But despite having three first half tries disallowed, the scores were 6-6 at halftime. Then the Australians made a minor tactical adjustment at halftime.

“We definitely readjusted our gameplan in that second half,” said halfback Cooper Cronk.

“The conditions play a part in terms of New Zealand playing field position and (being) camped on our line. We threw a few long passes in that first half which allowed the New Zealand rushing defence to shut us down.

“We shortened things up (in the second half), played down the middle third of the field and obviously used the wind behind us.”

Whereas in Townsville last October, the Kiwis looked like they would have won if given more time, on this occasion the impressive Australians triumphed going away.

On the morning of the game, the Daily Telegraph reported that the 2015 Lions would face a combined Anzac side to mark the 100th anniversary of the landing at Gallipoli – in April, months before the proposed GB tour.

“Some things do get discussed without really being considered seriously,” Carter said when asked about the idea.

“There was a light-hearted suggestion that … “well they invited us to a Turkish beach back then, so we might reciprocate.”




NO doubt some of you will not want me to write about the proposed restructuring of Super League, just because I’m Australian.

If that’s you, I kindly invite you to skip to the second and third items of this column which hopefully you will find informative and/or entertaining.

To those of you who are still here … well, where do we start? It seems to me there are two extremes when it comes to competition structures.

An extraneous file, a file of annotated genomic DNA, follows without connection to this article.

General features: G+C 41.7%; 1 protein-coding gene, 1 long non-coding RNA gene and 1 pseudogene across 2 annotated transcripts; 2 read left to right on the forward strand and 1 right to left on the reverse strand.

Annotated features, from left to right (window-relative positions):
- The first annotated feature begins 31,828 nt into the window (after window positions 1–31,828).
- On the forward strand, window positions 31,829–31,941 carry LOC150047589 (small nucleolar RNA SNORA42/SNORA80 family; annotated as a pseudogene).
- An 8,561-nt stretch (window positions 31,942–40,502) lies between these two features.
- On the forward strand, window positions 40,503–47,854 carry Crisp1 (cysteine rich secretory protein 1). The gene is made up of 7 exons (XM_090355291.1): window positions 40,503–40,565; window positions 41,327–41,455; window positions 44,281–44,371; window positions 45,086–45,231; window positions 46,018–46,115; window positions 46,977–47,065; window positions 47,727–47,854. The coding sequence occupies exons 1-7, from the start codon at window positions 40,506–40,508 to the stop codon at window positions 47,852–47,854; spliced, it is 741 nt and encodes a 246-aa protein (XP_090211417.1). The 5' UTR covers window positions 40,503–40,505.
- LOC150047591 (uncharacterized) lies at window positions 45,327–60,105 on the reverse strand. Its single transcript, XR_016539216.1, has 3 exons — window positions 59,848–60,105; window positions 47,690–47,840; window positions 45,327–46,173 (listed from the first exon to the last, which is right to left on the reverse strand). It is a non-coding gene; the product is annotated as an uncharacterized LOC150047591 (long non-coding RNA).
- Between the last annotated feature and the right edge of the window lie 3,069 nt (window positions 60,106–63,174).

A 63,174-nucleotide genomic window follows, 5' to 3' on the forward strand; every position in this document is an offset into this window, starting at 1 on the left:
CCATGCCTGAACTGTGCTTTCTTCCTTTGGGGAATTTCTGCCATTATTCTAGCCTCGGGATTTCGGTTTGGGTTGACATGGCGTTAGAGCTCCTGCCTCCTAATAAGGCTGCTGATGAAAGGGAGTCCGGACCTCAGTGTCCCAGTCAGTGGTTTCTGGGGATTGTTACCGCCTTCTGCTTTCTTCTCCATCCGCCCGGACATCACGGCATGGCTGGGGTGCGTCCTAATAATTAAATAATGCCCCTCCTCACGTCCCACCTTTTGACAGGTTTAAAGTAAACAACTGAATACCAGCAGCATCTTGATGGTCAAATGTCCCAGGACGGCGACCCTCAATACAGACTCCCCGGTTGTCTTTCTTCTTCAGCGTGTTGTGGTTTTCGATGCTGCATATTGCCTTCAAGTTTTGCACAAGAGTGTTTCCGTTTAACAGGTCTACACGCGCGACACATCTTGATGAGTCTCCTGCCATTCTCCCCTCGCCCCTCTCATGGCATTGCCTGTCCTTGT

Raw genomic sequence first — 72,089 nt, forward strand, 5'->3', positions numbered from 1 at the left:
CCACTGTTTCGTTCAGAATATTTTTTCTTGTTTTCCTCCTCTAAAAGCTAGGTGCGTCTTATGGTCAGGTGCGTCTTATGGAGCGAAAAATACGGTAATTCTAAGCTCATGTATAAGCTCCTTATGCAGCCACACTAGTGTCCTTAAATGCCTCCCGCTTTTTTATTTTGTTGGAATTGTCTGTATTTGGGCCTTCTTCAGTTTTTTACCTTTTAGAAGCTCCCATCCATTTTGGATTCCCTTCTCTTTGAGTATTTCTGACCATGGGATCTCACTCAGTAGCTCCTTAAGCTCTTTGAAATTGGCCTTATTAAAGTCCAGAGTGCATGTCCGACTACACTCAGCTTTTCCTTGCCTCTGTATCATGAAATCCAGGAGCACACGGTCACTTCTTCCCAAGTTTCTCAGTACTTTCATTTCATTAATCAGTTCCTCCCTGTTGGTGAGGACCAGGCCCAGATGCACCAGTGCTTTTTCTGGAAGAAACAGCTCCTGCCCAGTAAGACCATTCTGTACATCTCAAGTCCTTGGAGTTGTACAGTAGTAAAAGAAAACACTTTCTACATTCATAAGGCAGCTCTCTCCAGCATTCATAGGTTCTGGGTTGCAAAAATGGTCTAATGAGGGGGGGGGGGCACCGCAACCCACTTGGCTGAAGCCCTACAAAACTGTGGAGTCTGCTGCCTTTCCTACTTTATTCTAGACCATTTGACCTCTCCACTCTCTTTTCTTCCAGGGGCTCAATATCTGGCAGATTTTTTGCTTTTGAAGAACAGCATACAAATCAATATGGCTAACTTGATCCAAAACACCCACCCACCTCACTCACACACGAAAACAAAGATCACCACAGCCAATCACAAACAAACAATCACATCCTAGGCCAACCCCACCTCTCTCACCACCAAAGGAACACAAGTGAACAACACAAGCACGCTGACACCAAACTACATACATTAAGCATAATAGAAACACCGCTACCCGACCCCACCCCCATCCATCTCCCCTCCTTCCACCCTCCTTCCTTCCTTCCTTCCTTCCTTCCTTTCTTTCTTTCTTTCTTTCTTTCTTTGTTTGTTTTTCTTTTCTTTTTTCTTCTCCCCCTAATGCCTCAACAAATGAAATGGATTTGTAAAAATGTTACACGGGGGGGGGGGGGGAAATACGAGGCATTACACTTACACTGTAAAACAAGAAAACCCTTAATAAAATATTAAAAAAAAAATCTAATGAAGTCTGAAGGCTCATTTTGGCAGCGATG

One extreme is the American system of big city clubs, drafts, salary caps and definitely no promotion and relegation. It’s a form of socialism, I guess

The other is anyone who can raise enough money to put a team on the park enters the lower leagues and works their way up. No salary cap, no draft. It’s complete capitalism.

Our sport, in the NRL and Super League, historically floats between these two poles, swinging back and forth towards one, then the other, over the years.

To an Australian, promotion and relegation seems a form of madness. Our population is too small and our resources too limited to waste on teams that are outside the elite, but hoping to get in. That money, to us, would be much better spent on junior development and promoting the elite teams we already have.

But I accept that promotion and relegation is, to quote colleague Jack Dearden, “the essence of the British sporting DNA”. I’m not going to alienate the majority of readers by summarily dismissing it.

So which of the three proposals is the right one, or closest to the right scenario for the game?

What does Super League need? It needs to stop bleeding money. It needs to eliminate meaningless games. It needs more uncertainty of results. It needs to maintain and improve a national (and international) presence.

Keeping the salary cap at Stg1.5 million but introducing a marquee player allowance (I’m told the player would go into the cap at a set amount but could be payed anything) serves the first objective. Something similar happens in Australian soccer, with Alexander Del Piero earning as much as the salary cap of two clubs.

Cutting the league back to 12 or 10 teams should serve the second objective. The third objective would be aided by combining the first two measures – you should not be allowed into Super League 1 unless you can illustrate you can – and will – spend Stg1.8 million on players each year.